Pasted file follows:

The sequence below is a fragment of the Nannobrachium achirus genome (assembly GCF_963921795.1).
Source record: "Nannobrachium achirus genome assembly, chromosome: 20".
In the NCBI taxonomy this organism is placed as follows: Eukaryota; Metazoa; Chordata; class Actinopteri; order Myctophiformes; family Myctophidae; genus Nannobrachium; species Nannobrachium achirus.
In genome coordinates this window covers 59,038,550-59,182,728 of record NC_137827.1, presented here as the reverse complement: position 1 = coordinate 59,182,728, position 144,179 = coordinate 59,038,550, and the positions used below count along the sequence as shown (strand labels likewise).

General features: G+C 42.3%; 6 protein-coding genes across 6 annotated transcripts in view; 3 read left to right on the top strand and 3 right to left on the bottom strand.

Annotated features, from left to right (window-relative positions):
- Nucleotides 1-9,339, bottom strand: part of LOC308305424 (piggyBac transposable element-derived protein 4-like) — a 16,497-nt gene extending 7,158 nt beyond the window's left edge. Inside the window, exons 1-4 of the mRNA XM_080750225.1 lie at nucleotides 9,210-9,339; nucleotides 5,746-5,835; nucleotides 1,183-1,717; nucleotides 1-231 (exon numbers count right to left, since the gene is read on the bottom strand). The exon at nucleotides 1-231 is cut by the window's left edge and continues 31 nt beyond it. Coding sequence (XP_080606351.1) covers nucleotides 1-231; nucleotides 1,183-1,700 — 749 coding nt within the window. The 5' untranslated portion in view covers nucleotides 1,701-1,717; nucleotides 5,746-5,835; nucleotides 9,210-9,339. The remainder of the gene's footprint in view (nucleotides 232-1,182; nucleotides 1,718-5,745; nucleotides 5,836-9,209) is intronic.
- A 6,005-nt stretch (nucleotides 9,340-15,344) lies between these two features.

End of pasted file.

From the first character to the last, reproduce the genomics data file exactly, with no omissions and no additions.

The sequence below is a fragment of the Nannobrachium achirus genome (assembly GCF_963921795.1).
Source record: "Nannobrachium achirus genome assembly, chromosome: 20".
In the NCBI taxonomy this organism is placed as follows: Eukaryota; Metazoa; Chordata; class Actinopteri; order Myctophiformes; family Myctophidae; genus Nannobrachium; species Nannobrachium achirus.
In genome coordinates this window covers 59,038,550-59,182,728 of record NC_137827.1, presented here as the reverse complement: position 1 = coordinate 59,182,728, position 144,179 = coordinate 59,038,550, and the positions used below count along the sequence as shown (strand labels likewise).

General features: G+C 42.3%; 6 protein-coding genes across 6 annotated transcripts in view; 3 read left to right on the top strand and 3 right to left on the bottom strand.

Annotated features, from left to right (window-relative positions):
- Nucleotides 1-9,339, bottom strand: part of LOC308305424 (piggyBac transposable element-derived protein 4-like) — a 16,497-nt gene extending 7,158 nt beyond the window's left edge. Inside the window, exons 1-4 of the mRNA XM_080750225.1 lie at nucleotides 9,210-9,339; nucleotides 5,746-5,835; nucleotides 1,183-1,717; nucleotides 1-231 (exon numbers count right to left, since the gene is read on the bottom strand). The exon at nucleotides 1-231 is cut by the window's left edge and continues 31 nt beyond it. Coding sequence (XP_080606351.1) covers nucleotides 1-231; nucleotides 1,183-1,700 — 749 coding nt within the window. The 5' untranslated portion in view covers nucleotides 1,701-1,717; nucleotides 5,746-5,835; nucleotides 9,210-9,339. The remainder of the gene's footprint in view (nucleotides 232-1,182; nucleotides 1,718-5,745; nucleotides 5,836-9,209) is intronic.
- A 6,005-nt stretch (nucleotides 9,340-15,344) lies between these two features.